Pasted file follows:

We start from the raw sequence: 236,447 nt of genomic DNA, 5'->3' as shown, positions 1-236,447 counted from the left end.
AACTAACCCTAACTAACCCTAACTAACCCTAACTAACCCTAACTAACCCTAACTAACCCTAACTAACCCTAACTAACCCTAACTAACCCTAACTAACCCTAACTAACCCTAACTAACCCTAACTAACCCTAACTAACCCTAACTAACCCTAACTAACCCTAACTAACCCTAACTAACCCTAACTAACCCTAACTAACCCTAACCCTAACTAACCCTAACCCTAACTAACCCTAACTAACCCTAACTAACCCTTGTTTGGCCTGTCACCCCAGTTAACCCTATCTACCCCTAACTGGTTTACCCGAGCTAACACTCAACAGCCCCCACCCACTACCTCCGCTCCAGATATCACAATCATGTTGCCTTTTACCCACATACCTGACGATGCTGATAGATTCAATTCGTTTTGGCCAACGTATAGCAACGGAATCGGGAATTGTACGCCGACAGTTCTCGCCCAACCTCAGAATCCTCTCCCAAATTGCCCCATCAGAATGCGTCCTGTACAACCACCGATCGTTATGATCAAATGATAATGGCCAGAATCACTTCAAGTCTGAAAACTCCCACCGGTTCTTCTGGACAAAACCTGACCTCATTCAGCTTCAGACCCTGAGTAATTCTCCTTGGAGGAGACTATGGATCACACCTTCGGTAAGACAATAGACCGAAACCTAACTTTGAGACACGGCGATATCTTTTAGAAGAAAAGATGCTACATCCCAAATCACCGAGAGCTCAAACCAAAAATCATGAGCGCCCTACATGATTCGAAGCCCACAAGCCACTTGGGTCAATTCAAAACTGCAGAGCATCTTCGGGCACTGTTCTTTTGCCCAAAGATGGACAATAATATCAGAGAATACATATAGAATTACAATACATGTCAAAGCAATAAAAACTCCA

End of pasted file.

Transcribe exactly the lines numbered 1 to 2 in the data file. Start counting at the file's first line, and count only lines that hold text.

We start from the raw sequence: 236,447 nt of genomic DNA, 5'->3' as shown, positions 1-236,447 counted from the left end.
AACTAACCCTAACTAACCCTAACTAACCCTAACTAACCCTAACTAACCCTAACTAACCCTAACTAACCCTAACTAACCCTAACTAACCCTAACTAACCCTAACTAACCCTAACTAACCCTAACTAACCCTAACTAACCCTAACTAACCCTAACTAACCCTAACTAACCCTAACTAACCCTAACTAACCCTAACTAACCCTAACCCTAACTAACCCTAACCCTAACTAACCCTAACTAACCCTAACTAACCCTTGTTTGGCCTGTCACCCCAGTTAACCCTATCTACCCCTAACTGGTTTACCCGAGCTAACACTCAACAGCCCCCACCCACTACCTCCGCTCCAGATATCACAATCATGTTGCCTTTTACCCACATACCTGACGATGCTGATAGATTCAATTCGTTTTGGCCAACGTATAGCAACGGAATCGGGAATTGTACGCCGACAGTTCTCGCCCAACCTCAGAATCCTCTCCCAAATTGCCCCATCAGAATGCGTCCTGTACAACCACCGATCGTTATGATCAAATGATAATGGCCAGAATCACTTCAAGTCTGAAAACTCCCACCGGTTCTTCTGGACAAAACCTGACCTCATTCAGCTTCAGACCCTGAGTAATTCTCCTTGGAGGAGACTATGGATCACACCTTCGGTAAGACAATAGACCGAAACCTAACTTTGAGACACGGCGATATCTTTTAGAAGAAAAGATGCTACATCCCAAATCACCGAGAGCTCAAACCAAAAATCATGAGCGCCCTACATGATTCGAAGCCCACAAGCCACTTGGGTCAATTCAAAACTGCAGAGCATCTTCGGGCACTGTTCTTTTGCCCAAAGATGGACAATAATATCAGAGAATACATATAGAATTACAATACATGTCAAAGCAATAAAAACTCCA